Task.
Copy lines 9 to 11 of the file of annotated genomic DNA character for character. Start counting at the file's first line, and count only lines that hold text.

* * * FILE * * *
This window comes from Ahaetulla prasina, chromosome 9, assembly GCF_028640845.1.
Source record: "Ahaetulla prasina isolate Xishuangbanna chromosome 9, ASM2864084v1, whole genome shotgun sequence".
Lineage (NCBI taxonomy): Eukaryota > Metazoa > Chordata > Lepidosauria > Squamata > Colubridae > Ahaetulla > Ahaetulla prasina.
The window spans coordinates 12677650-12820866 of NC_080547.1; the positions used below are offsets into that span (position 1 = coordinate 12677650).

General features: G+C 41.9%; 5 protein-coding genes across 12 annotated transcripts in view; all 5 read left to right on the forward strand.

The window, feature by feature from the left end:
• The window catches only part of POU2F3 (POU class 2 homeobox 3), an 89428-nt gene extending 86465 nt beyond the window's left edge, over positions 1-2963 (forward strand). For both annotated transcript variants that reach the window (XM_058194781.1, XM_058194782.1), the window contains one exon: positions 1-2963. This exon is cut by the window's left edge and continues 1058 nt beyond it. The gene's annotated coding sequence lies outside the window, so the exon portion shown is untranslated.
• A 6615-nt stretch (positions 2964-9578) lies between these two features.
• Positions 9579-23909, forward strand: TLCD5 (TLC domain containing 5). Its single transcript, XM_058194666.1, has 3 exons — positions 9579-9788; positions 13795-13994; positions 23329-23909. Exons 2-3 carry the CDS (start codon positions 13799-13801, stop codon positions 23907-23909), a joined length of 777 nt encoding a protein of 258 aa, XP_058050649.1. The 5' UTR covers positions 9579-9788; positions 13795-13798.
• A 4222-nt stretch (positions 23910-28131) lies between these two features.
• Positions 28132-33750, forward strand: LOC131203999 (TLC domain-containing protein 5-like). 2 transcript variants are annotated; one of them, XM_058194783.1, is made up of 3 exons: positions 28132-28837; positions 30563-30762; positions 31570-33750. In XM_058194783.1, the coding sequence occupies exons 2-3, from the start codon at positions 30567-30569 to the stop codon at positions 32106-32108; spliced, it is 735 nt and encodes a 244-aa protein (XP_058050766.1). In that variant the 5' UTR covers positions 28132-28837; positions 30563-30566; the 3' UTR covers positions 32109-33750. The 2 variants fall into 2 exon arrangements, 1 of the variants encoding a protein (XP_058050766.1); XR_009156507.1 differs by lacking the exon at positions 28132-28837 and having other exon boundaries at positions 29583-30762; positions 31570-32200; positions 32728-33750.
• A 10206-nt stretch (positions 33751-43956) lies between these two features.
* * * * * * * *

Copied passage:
• Positions 9579-23909, forward strand: TLCD5 (TLC domain containing 5). Its single transcript, XM_058194666.1, has 3 exons — positions 9579-9788; positions 13795-13994; positions 23329-23909. Exons 2-3 carry the CDS (start codon positions 13799-13801, stop codon positions 23907-23909), a joined length of 777 nt encoding a protein of 258 aa, XP_058050649.1. The 5' UTR covers positions 9579-9788; positions 13795-13798.
• A 4222-nt stretch (positions 23910-28131) lies between these two features.
• Positions 28132-33750, forward strand: LOC131203999 (TLC domain-containing protein 5-like). 2 transcript variants are annotated; one of them, XM_058194783.1, is made up of 3 exons: positions 28132-28837; positions 30563-30762; positions 31570-33750. In XM_058194783.1, the coding sequence occupies exons 2-3, from the start codon at positions 30567-30569 to the stop codon at positions 32106-32108; spliced, it is 735 nt and encodes a 244-aa protein (XP_058050766.1). In that variant the 5' UTR covers positions 28132-28837; positions 30563-30566; the 3' UTR covers positions 32109-33750. The 2 variants fall into 2 exon arrangements, 1 of the variants encoding a protein (XP_058050766.1); XR_009156507.1 differs by lacking the exon at positions 28132-28837 and having other exon boundaries at positions 29583-30762; positions 31570-32200; positions 32728-33750.